Everybody Loves Scones

22 Dec

I’ve never met anybody who doesn’t like scones.

Scones remind me of childhood winters, snug at home while the rain poured outside and the delicious aroma of freshly baked scones wafting from the kitchen. Soft, warm scones slathered in tarty fruit of the forest jam and topped off with a dollop of smooth cream.

Okay, well I know it’s the middle of summer here down under. I know it’s so freakin’ hot today that you think you’re going to die. I know that at the moment you’re more interested in ice-cream, ice-cubes and potato salad instead of warm, wintery scones.

But, here’s the upside. Scones are so dead-easy that you can indulge yourself, and your family with their yumminess and actually do minimal work- they’re the perfect hot weather snack because they take 20 minutes from oven to your belly. And everyone will think how wonderful you are because you slaved away in the kitchen, over a hot oven, to make them something yummy.

Everyone fights about scone recipes. Some swear by cream, others swear by buttermilk and ricotta and almond meal. Pooh, pooh. The secret ingredient is lemonade. Don’t argue with me, don’t pfft me, I am your friend and I wouldn’t lie to you. So you toddle off and go and by your bloody lemonade and then we’ll talk scones.


4 cups self-raising flour

300 ml cream or chilled milk

1 can lemonade (355 ml) Sprite or 7UP etc

½ teaspoon salt


Preheat oven to 220ºC.

Prepare a baking tray with some baking paper and spray with canola oil or similar cooking spray.

Mix all your ingredients in a bowl until it becomes a smooth dough.

Sprinkle some flour on your bench or board and knead it. Yes, get your hands in there. Plus, getting flour all over your hands and clothes makes it look like you worked really hard in the kitchen.

Roll the dough out flat (not pancake flat, but enough to allow them to rise a little bit without resembling little dinner rolls).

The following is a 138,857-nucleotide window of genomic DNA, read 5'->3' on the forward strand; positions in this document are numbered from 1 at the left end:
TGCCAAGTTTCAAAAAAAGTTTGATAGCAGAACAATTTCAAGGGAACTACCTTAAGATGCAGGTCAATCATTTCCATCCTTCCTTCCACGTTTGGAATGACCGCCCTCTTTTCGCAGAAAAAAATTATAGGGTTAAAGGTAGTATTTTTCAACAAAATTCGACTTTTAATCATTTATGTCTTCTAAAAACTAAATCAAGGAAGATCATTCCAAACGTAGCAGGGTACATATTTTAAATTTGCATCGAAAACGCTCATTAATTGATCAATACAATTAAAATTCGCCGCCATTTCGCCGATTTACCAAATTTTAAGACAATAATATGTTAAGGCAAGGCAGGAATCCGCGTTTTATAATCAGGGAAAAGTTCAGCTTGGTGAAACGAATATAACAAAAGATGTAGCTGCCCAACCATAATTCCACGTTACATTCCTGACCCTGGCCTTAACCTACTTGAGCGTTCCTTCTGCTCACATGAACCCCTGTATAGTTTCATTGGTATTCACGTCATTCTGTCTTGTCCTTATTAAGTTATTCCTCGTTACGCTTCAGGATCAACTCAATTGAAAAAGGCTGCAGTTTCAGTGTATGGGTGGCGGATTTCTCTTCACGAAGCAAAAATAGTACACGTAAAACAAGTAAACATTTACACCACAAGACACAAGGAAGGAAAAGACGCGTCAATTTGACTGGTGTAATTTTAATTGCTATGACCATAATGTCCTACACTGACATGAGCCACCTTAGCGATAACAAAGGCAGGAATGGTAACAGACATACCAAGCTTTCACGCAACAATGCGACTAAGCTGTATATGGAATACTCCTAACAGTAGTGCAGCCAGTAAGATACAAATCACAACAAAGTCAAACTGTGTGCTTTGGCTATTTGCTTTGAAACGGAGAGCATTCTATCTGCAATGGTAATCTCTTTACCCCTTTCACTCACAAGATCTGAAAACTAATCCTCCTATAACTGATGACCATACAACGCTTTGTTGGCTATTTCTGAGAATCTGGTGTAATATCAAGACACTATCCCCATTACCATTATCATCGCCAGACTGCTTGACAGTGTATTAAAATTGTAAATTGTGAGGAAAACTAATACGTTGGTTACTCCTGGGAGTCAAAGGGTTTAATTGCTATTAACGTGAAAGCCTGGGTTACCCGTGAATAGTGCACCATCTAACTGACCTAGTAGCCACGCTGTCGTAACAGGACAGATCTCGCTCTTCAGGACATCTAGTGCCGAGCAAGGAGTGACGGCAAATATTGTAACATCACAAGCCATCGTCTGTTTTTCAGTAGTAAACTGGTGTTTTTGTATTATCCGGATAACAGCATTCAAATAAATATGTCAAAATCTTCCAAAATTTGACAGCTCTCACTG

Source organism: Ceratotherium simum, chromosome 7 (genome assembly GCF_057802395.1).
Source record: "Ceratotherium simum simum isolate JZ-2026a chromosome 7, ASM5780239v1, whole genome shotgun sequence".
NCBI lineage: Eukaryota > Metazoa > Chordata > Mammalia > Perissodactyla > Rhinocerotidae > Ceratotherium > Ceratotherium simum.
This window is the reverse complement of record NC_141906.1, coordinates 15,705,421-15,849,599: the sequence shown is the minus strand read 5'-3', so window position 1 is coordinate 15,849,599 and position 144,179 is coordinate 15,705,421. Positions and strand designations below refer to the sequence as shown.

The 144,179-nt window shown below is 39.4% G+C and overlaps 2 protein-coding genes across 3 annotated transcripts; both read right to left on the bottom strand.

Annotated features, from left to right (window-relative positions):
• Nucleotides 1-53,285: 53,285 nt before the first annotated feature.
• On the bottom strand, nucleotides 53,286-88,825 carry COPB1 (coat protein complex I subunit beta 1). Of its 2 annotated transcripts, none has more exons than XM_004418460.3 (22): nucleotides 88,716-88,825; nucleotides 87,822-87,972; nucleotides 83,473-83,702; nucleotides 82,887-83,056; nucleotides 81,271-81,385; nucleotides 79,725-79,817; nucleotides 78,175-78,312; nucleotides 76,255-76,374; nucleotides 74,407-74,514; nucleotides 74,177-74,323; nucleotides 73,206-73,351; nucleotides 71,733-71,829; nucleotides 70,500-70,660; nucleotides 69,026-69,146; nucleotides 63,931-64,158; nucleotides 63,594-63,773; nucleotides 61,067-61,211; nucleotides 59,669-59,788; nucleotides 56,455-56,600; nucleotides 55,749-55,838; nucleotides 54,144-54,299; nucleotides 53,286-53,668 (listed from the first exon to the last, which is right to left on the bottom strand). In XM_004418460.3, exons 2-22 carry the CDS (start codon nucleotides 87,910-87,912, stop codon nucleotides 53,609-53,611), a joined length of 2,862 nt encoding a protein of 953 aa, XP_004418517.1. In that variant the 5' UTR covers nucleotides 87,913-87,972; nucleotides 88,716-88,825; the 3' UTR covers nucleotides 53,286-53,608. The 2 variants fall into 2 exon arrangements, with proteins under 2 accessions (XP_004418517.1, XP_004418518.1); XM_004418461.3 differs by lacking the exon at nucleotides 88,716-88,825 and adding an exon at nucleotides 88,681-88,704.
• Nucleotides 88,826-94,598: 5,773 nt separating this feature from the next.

Use a round cookie-cutter or even the rim of a glass, bottle or jar of the appropriate size to cut out little circles. Flour the rim of the glass or jars so they don’t stick.

Place the scones on the baking tray, leaving a decent space between each of them so they don’t stick and all that.

Brush the tops with beaten egg or milk to give that lovely golden glaze.

Bake for about 15 – 20 minutes until starting to colour pale golden.

Cool them on a wire rack when ready and perhaps cover them with a tea-towel to keep them soft and prevent them from drying out.

When they’re ready to eat, cut them in half, spread with jam and and top with a dollop of cream.

Eat as many as you can before they disappear.


Once in a while, someone thinks up a great idea to put a twist on the old-fashioned scone. Here are some variations I’ve tried, tested, read about and dreamt about.

· Add some dried fruit to the mixture. Fruits like chopped dates, sultanas and even dried cranberries. Glace cherries, dried figs, dried apricots- you name it, if it’s dry, you can add it.

· Add 1 cup of chocolate chips to the mixture for those with a sweet-tooth. Be prepared to double the quantities of the recipe to make enough because these go. Fast.

· If you outgrew your sweet-tooth when you were eight years old, try making some savoury scones. Try replacing the lemonade with soda water and add any of these extras or a combination of a few–
· 1 large onion, finely chopped
· 1 cup grated tasty cheese
· 6 rashers lean rindless bacon, or smoked ham, chopped
· 3 tablespoons chopped parsley or fresh herbs
· 1 cup chopped gherkins or pickled onions

Here are some other variations I found:

  • Spiced Scones: Add enough cinnamon, nutmeg, cloves, and allspice to the dry ingredients to total 1/2 teaspoon.
  • Raisin Wheat Scones: Substitute white flour with whole wheat pastry flour or half and half white and wheat. Use brown sugar instead of white and plain yogurt instead of whole milk. A healthy take on a delicious treat!
  • Buttermilk Scones: Substitute buttermilk for whole milk and add 1 tablespoon sugar to the basic recipe.
  • Walnut Scones: Add 3/4 cup finely chopped walnuts.
  • Cheddar Scones: Add 1 cup grated Cheddar cheese and 1/8 teaspoon dry mustard.
  • Dried Fruit Scones: Add 1/2 cup raisins, currants, cranberries, or chopped dried apricots.
  • Vanilla Chocolate Chip Scones: Add 1/2 cup white or dark chocolate chips and 1 teaspoon vanilla to the basic recipe.
  • Lemon Scones: Add the juice and zest of 1 lemon and 1 tablespoon sugar to the basic scone recipe.

Image Source, top left.


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